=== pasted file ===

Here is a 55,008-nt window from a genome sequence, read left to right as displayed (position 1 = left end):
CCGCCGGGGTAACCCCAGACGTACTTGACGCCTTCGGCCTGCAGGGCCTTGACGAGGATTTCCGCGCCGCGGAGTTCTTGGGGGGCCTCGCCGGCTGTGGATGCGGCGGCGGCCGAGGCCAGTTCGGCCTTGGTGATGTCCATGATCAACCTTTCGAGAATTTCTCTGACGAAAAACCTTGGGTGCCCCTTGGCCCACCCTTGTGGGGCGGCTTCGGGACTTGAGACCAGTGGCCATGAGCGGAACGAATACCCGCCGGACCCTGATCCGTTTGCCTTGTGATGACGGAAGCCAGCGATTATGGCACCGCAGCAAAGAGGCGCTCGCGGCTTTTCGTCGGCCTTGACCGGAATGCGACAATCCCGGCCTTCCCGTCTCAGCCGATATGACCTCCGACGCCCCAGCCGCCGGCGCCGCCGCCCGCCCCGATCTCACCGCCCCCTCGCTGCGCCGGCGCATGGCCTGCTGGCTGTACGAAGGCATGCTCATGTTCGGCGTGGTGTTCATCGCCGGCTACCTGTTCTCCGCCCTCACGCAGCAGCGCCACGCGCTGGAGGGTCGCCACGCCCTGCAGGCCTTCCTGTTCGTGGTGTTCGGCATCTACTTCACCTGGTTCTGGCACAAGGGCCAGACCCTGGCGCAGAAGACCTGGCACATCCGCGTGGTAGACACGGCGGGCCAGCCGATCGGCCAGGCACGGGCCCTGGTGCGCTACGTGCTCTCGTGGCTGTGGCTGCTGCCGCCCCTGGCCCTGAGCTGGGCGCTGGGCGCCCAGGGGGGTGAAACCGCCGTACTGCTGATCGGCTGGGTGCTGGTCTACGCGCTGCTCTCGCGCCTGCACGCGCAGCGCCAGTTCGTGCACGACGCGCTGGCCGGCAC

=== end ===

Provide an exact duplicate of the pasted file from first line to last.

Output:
Here is a 55,008-nt window from a genome sequence, read left to right as displayed (position 1 = left end):
CCGCCGGGGTAACCCCAGACGTACTTGACGCCTTCGGCCTGCAGGGCCTTGACGAGGATTTCCGCGCCGCGGAGTTCTTGGGGGGCCTCGCCGGCTGTGGATGCGGCGGCGGCCGAGGCCAGTTCGGCCTTGGTGATGTCCATGATCAACCTTTCGAGAATTTCTCTGACGAAAAACCTTGGGTGCCCCTTGGCCCACCCTTGTGGGGCGGCTTCGGGACTTGAGACCAGTGGCCATGAGCGGAACGAATACCCGCCGGACCCTGATCCGTTTGCCTTGTGATGACGGAAGCCAGCGATTATGGCACCGCAGCAAAGAGGCGCTCGCGGCTTTTCGTCGGCCTTGACCGGAATGCGACAATCCCGGCCTTCCCGTCTCAGCCGATATGACCTCCGACGCCCCAGCCGCCGGCGCCGCCGCCCGCCCCGATCTCACCGCCCCCTCGCTGCGCCGGCGCATGGCCTGCTGGCTGTACGAAGGCATGCTCATGTTCGGCGTGGTGTTCATCGCCGGCTACCTGTTCTCCGCCCTCACGCAGCAGCGCCACGCGCTGGAGGGTCGCCACGCCCTGCAGGCCTTCCTGTTCGTGGTGTTCGGCATCTACTTCACCTGGTTCTGGCACAAGGGCCAGACCCTGGCGCAGAAGACCTGGCACATCCGCGTGGTAGACACGGCGGGCCAGCCGATCGGCCAGGCACGGGCCCTGGTGCGCTACGTGCTCTCGTGGCTGTGGCTGCTGCCGCCCCTGGCCCTGAGCTGGGCGCTGGGCGCCCAGGGGGGTGAAACCGCCGTACTGCTGATCGGCTGGGTGCTGGTCTACGCGCTGCTCTCGCGCCTGCACGCGCAGCGCCAGTTCGTGCACGACGCGCTGGCCGGCAC